Firefighters train on trench rescue, heavy lifting
Firefighters from Hickory, Concord and Salisbury wrapped up a two-week fire and rescue training recently at the N.C. Air National Guard’s N.C. Emergency Training Center.
The firefighters received Urban Search and Rescue training in trench rescue and heavy lifting and structural collapse rescue.
“This is my first time on a training site and it’s been a very labor-intensive class,” Concord Fire Department Capt. Jason Starr said.
The training center was created as a partnership between the N.C. Air National Guard and the Office of State Fire Marshal in December 2017. The ANG also has a partnership with Stanly Community College to offer the fire and rescue certification at the training center to civilians as well as firefighters and rescue workers. These certifications are under the OSFM.
Guard members from across the country have come to the training center, according to Rusty Starnes, captain of the 145th Air National Guard fire department.
During the first week, the firefighters had to brace the walls of a trench to prevent collapse and cave-ins (also called shoring) in order to locate and extricate victims. For the second week, they participated in a heavy lifting course, lifting and moving objects up to around 7,000 pounds. They also had to breach, break, cut and burn to gain access through concrete, steel and other structural components during mock rescue operations.
“We have tested our capabilities and we’ve tested our skills and our knowledge,” Hickory Fire Department Capt. Wendell Owens of the Hickory Fire Department said. “So we have a very broader base of competence when it comes to structural collapse and the knowledge that we’ve got to have to know what to go in and what not to go in.”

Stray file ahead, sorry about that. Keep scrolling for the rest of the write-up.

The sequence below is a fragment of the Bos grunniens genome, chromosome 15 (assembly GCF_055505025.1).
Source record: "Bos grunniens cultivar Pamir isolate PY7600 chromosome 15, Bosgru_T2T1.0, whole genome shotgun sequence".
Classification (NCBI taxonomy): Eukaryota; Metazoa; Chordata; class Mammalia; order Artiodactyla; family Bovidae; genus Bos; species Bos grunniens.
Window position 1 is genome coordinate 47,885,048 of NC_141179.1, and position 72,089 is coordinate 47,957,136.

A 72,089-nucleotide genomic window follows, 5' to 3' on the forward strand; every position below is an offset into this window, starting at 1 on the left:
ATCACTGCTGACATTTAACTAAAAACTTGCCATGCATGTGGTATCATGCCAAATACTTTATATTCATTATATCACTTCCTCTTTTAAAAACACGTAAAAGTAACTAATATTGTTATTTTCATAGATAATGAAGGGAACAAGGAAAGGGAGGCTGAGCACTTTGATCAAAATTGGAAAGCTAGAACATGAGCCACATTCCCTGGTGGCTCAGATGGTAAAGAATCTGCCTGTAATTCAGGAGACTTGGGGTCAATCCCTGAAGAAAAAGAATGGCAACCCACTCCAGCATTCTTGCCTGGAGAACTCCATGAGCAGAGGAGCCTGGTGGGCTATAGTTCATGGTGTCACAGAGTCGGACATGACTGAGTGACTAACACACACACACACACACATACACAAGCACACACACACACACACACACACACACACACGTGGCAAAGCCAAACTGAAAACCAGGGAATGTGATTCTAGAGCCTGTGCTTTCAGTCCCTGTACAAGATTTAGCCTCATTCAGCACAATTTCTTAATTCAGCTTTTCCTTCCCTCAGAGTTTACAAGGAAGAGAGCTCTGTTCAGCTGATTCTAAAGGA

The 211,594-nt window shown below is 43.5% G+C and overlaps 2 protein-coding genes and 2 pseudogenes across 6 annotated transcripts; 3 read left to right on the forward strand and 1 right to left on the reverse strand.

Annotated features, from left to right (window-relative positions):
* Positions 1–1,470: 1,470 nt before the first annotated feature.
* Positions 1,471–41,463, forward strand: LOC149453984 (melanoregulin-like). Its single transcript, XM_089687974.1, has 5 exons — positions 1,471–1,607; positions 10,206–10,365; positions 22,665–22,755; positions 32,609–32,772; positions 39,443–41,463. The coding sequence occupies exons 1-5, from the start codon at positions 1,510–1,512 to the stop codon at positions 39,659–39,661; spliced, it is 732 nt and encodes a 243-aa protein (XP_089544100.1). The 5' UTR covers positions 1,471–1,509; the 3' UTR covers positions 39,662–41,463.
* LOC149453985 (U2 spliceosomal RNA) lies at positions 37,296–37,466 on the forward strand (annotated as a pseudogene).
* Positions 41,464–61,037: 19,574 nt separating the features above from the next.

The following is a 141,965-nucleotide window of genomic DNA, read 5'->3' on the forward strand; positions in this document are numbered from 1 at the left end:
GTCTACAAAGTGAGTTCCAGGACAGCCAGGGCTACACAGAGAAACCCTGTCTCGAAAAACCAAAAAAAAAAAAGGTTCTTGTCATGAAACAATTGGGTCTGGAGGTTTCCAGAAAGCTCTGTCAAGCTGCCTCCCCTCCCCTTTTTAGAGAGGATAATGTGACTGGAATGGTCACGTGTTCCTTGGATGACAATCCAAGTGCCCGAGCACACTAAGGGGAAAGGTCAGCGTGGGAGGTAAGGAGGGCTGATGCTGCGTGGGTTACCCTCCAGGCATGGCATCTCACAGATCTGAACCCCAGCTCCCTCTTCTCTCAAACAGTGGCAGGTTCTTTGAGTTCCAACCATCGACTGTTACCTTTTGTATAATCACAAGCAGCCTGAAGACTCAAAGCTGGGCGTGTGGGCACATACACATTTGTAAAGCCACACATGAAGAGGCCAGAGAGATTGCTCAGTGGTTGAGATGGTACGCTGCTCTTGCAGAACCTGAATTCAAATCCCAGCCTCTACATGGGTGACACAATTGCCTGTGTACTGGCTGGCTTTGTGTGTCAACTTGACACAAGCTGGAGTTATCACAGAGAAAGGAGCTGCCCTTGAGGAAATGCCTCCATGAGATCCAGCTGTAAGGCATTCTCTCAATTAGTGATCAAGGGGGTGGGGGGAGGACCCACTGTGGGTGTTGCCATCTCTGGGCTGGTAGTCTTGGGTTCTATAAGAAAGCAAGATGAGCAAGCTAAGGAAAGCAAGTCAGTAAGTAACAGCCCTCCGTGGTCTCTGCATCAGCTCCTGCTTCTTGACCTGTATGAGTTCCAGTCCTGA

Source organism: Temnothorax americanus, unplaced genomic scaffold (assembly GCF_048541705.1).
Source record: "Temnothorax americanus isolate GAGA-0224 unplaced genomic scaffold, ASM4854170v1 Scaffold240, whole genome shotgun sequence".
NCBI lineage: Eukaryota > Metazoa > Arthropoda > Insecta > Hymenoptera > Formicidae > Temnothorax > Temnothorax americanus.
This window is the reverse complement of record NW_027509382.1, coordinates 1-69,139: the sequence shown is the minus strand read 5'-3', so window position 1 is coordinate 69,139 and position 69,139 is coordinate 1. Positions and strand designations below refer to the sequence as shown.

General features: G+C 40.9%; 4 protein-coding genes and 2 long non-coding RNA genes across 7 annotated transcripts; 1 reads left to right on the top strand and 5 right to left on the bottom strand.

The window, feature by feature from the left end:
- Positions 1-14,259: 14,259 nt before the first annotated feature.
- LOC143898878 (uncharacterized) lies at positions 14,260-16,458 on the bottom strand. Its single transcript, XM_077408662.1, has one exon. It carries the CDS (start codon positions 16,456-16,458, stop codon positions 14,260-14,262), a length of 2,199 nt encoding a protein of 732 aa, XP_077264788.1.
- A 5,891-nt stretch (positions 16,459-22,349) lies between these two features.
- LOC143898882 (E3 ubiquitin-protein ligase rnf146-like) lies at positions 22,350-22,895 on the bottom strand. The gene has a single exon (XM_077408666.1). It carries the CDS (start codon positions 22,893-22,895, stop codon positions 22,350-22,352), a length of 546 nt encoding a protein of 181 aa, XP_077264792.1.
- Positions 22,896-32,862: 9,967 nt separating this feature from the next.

The training center is the only site in the country for ANG military and civilian firefighters and rescue workers to receive certification. The firefighters live and eat for free on the training base while they are taking their courses.
“Nowhere else will you be able to go on this side of our country and get this kind of quality, real hands-on experience training in scenarios like this,” Owens said.
“Our primary mission, aside from the subject matter being taught, is safety,” lead civilian instructor Scott McCaskill said.
With all of the work in trench rescue, heavy lifting and structural collapse trainings, “we keep the focus coming back to safety at all times,” he said.
The training also allowed the firefighters to come together as a team to problem solve and work through different obstacles.
“These guys have functioned very well,” McCaskill said. “They very quickly became a solid, cohesive unit.”
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